WHEN IS A MAXIFLEX EMPLOYEE TARDY?

MSPB just overturned the removal of an employee on a Maxiflex schedule.  The agency thought the employee had been tardy when he failed to report to work at an early enough time to fulfill his obligation to complete 80 hours of work in the pay period. This case shines a bright light on just what can the agency do, or be allowed to do by the collective bargaining agreement, when an employee fails to work the full 80 hours of a maxiflex pay period.

This particular maxiflex plan required that employees complete their work between 7 a.m. and 5 p.m. on Monday through Friday.  The agency assumed that meant that employee would have to report no later than 8:30 a.m. each day to complete eight hours of work with a 30 minute lunch period before 5 p.m. ended the day.  When the employee in question got to the end of two successive pay periods and failed to report to work early enough on the last day to log a total of 80 work hours over the pay period, the agency charged the employee with being tardy and fired him.

The Board decided that, “… the agency failed to establish by preponderant evidence that the appellant was required to report to work by 8:30 a.m.”  It pointed to the facts that –

  • the maxiflex plan did not establish any specific core hours of start times, which rendered the de facto agency’s assumption of one irrelevant;
  • when the employee previously did the same thing the agency charged him with AWOL, not tardiness; and
  • two agency memoranda addressing the employee’s work hours contradicted one another.

The core of the Board’s view of the case is best described in the following passage:

The practical matter of having to report at 8:00 a.m. in order to log 8 hours and 30 minutes of work time on a given date does not equate to being scheduled to report at that time. Second, we disagree with the basic premise that the appellant failed to meet his 80-hour pay period requirement because he was “late” for work 1 day. Although the appellant could have met his 80-hour requirement by working from 8:00 a.m. to 5:00 p.m. on September 6, 2013, he could have met the requirement in other ways as well, such as working more hours on another day or requesting and obtaining leave to cover the deficiency. In other words, the appellant fell short of his 80-hour requirement not because of his arrival time on the last day of the pay period but because of the sum of his actions throughout the entire pay period. We therefore find that the appellant was not scheduled to report for duty at 8:00 a.m. on September 6, 2013, and, consequently, that the agency failed to show that he was tardy on that date.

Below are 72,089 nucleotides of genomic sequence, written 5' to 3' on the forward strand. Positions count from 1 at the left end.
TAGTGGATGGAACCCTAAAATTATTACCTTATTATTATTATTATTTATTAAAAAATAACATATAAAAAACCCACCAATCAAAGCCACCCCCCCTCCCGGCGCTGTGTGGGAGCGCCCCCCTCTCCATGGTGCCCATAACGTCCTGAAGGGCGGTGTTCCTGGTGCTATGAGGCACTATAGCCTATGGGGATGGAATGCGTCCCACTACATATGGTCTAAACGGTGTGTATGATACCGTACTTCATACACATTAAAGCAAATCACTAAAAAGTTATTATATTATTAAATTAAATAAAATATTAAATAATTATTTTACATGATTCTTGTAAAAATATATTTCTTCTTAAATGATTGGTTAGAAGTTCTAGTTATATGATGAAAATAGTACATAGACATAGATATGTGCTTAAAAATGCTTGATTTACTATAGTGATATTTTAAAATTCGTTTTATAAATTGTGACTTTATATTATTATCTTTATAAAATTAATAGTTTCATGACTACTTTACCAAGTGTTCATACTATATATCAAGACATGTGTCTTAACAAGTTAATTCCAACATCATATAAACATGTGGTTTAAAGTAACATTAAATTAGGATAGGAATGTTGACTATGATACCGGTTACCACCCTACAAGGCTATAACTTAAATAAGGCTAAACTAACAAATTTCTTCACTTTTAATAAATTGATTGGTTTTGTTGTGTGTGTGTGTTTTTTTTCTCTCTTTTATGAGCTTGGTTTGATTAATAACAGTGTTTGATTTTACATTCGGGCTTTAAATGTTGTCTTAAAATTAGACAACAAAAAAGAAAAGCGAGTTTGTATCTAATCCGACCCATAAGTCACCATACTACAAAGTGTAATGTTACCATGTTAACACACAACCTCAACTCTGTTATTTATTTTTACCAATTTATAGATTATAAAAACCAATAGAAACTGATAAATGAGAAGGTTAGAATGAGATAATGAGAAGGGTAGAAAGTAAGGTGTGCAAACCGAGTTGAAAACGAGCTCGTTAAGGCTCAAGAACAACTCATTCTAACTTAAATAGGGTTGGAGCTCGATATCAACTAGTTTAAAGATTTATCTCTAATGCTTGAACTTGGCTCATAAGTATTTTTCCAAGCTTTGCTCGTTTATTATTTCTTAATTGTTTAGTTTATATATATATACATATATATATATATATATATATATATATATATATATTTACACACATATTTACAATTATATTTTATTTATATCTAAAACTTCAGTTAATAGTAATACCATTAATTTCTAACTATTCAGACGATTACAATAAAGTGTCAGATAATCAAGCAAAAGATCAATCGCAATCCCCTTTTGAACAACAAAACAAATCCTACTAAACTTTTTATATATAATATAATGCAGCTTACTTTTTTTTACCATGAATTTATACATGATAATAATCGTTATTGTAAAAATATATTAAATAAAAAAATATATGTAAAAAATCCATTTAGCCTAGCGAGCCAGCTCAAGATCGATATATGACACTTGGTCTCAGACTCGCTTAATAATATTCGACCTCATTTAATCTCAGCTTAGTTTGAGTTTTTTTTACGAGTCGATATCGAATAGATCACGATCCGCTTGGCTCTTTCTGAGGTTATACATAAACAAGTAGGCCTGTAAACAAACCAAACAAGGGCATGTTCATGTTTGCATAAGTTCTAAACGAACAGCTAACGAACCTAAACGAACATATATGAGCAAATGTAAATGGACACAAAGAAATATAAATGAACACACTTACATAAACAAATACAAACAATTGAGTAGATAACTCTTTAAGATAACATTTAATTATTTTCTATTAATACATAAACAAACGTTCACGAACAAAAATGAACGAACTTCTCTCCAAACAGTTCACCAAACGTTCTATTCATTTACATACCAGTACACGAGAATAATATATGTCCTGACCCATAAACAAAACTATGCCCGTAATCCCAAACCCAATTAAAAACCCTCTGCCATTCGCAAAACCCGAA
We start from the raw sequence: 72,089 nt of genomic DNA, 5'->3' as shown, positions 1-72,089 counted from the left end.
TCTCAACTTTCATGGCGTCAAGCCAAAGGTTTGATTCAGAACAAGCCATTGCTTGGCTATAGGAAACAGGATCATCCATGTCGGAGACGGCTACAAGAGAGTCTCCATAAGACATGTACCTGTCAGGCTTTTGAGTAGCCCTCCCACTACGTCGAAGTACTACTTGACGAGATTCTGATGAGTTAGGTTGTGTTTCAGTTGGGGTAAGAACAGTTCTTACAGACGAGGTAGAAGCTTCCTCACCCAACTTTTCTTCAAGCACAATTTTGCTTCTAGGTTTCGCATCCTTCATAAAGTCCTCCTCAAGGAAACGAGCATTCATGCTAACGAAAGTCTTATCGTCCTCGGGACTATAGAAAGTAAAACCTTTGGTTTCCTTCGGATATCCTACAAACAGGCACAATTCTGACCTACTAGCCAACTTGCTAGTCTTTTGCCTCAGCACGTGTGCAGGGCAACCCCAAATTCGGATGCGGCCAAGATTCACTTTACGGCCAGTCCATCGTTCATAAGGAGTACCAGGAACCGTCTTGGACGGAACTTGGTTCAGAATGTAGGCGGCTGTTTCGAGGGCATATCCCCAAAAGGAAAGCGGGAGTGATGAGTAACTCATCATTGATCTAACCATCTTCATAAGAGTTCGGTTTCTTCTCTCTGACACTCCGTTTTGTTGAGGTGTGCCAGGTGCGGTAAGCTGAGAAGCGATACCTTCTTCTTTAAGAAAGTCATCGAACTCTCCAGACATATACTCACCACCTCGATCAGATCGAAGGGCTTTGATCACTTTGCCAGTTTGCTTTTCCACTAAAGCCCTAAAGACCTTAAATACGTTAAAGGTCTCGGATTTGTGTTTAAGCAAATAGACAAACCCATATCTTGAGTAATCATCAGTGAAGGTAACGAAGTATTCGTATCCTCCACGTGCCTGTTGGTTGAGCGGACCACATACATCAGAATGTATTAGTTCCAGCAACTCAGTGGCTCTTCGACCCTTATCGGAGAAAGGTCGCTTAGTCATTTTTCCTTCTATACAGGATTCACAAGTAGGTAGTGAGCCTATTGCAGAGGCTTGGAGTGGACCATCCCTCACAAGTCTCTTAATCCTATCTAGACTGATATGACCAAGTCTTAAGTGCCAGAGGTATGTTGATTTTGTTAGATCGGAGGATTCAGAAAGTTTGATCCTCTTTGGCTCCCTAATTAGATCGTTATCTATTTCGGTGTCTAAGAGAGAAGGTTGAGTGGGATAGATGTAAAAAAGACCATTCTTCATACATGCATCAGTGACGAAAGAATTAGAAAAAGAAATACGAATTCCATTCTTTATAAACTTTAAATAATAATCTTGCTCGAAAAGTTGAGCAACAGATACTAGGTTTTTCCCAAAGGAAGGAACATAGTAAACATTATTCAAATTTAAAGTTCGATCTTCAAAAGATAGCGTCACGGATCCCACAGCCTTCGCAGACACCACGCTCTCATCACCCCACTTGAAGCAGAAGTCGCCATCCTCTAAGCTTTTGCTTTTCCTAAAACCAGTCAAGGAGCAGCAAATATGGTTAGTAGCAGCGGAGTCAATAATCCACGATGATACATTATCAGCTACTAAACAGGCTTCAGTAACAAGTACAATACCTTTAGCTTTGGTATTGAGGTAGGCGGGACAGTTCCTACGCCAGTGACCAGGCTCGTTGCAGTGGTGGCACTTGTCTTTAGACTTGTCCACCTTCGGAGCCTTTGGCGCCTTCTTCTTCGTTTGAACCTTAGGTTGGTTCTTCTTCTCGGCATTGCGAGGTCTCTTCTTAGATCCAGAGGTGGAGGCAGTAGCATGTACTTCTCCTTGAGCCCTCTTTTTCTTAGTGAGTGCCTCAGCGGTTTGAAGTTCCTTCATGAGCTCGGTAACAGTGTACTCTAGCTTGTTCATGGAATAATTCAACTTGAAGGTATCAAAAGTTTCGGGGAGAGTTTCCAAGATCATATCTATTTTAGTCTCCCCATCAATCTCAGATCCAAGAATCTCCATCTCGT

This case is not about whether the agency has the authority to set the es work schedule or to place limits on any flexible schedule. Rather, this case concerns what schedule the agency actually sets for the appellant.

Nonetheless, it leaves practitioners with the question of what to do when a maxiflex employee fails to work a full 80 hours a pay period due to his personal scheduling decisions.  Obviously, the agency can fill in the gap by approving annual leave or granting LWOP.  But it appears the Board will allow it to charge the employee with AWOL and begin disciplinary action for AWOL, not tardiness.  Rather than send the employee and agency down those paths, it seems to us that the better course would be for contract negotiators to anticipate that this will happen occasionally and to spell out a penalty short of AWOL or discipline, e.g., two failures to work a full pay period over a set period of time permits the agency to remove the employee temporarily from maxiflex or to set specific start and quit times.

About AdminUN

FEDSMILL staff has over 40 years of federal sector labor relations experience on the union as well as management side of the table and even some time as a neutral.

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